Both were put in the shade by the Boardman, though, the British bike comfortably faster at both angles for an emphatic win, especially at the 10º angle, to go with its superior road ride. So it’s the best to ride on the road by a long way and the fastest in the wind tunnel, too. It’s also thoroughly deserving of upgraded wheels and needs nothing else. Only the weak and spongy brakes blot its copybook.
Aero is in the blood at Boardman Bikes, bequeathed by the founder himself, Chris ‘The Professor’ Boardman. They understand aero and to make something that’s merely aero looking is entirely anathema. Sling some properly fast wheels in this bike and it’s ready to win races, big races.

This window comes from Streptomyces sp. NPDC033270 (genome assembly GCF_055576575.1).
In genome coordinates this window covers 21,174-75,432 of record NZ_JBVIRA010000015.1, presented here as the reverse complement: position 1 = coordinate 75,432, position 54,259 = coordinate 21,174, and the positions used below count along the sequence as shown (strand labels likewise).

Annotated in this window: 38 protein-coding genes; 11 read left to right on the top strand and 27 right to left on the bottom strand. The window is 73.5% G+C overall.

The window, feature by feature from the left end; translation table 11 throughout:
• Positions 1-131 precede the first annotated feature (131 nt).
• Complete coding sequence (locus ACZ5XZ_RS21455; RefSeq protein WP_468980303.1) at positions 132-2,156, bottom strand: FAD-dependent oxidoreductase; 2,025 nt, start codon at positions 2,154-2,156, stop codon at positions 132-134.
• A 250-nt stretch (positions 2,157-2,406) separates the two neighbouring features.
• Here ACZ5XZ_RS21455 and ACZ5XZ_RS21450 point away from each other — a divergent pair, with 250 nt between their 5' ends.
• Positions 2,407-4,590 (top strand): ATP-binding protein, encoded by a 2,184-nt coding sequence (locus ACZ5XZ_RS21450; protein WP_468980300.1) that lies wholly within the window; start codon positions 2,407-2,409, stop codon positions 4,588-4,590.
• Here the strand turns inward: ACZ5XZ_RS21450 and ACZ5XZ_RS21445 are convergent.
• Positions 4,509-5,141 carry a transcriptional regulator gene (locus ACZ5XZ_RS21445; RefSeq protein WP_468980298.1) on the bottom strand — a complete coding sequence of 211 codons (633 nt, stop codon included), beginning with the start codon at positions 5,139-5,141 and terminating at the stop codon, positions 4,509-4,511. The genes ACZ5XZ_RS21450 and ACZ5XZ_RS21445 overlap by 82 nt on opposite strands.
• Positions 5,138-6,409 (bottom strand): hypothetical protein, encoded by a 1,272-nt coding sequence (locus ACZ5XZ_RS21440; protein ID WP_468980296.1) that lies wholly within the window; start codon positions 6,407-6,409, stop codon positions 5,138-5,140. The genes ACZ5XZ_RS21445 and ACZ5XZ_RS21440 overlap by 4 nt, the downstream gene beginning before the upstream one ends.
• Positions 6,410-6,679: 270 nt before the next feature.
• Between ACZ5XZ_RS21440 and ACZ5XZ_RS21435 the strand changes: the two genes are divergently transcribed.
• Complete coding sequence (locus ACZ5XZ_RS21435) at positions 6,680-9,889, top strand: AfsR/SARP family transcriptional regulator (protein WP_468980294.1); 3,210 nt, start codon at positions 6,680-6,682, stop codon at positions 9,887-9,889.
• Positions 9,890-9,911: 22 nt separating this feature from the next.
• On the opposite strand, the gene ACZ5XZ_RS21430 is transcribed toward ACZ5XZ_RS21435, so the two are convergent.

Some tests are really tough to call. This isn’t one of them. The Ribble and BMC are both decent bikes with positive aspects, but significant drawbacks that hold them back and limit their appeal.
The Ribble is a budget bike and only makes sense when built as such; we’d suggest 105, cheap wheels and then add secondhand race wheels when you can. Stiffer and more aero wheels with faster tyres would help it a lot but the wind tunnel test, alongside its firm ride and lack of tri focus, places a low ceiling on how far it’s worth upgrading it. For how much more expensive it is, the BMC disappoints. The wheels are offensively heavy and unraceable, and it failed to deliver in the wind tunnel. Its tri-specific features are great but can’t make up for its shortcomings.
The Boardman is the clear winner. We’ve rated them highly for years and won’t apologise for doing so again. It’s a top first tri bike that could see you all the way to the age-group world champs.